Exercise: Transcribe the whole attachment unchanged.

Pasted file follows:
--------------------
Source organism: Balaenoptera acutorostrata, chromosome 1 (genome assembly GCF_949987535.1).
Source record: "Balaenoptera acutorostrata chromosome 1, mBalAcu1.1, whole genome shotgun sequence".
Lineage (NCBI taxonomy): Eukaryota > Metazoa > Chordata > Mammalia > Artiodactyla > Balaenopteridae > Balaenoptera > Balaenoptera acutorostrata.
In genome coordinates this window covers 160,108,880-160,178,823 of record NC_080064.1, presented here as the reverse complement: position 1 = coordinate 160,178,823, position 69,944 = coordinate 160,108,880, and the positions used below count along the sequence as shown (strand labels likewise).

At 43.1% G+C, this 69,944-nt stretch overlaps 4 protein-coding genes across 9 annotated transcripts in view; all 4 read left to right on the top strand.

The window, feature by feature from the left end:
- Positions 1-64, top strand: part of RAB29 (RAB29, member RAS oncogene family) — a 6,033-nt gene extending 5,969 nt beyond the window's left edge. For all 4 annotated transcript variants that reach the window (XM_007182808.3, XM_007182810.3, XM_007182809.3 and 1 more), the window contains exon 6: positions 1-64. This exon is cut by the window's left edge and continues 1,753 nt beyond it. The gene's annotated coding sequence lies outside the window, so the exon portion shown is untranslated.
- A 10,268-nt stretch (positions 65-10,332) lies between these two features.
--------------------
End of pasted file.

Source organism: Balaenoptera acutorostrata, chromosome 1 (genome assembly GCF_949987535.1).
Source record: "Balaenoptera acutorostrata chromosome 1, mBalAcu1.1, whole genome shotgun sequence".
Lineage (NCBI taxonomy): Eukaryota > Metazoa > Chordata > Mammalia > Artiodactyla > Balaenopteridae > Balaenoptera > Balaenoptera acutorostrata.
In genome coordinates this window covers 160,108,880-160,178,823 of record NC_080064.1, presented here as the reverse complement: position 1 = coordinate 160,178,823, position 69,944 = coordinate 160,108,880, and the positions used below count along the sequence as shown (strand labels likewise).

At 43.1% G+C, this 69,944-nt stretch overlaps 4 protein-coding genes across 9 annotated transcripts in view; all 4 read left to right on the top strand.

The window, feature by feature from the left end:
- Positions 1-64, top strand: part of RAB29 (RAB29, member RAS oncogene family) — a 6,033-nt gene extending 5,969 nt beyond the window's left edge. For all 4 annotated transcript variants that reach the window (XM_007182808.3, XM_007182810.3, XM_007182809.3 and 1 more), the window contains exon 6: positions 1-64. This exon is cut by the window's left edge and continues 1,753 nt beyond it. The gene's annotated coding sequence lies outside the window, so the exon portion shown is untranslated.
- A 10,268-nt stretch (positions 65-10,332) lies between these two features.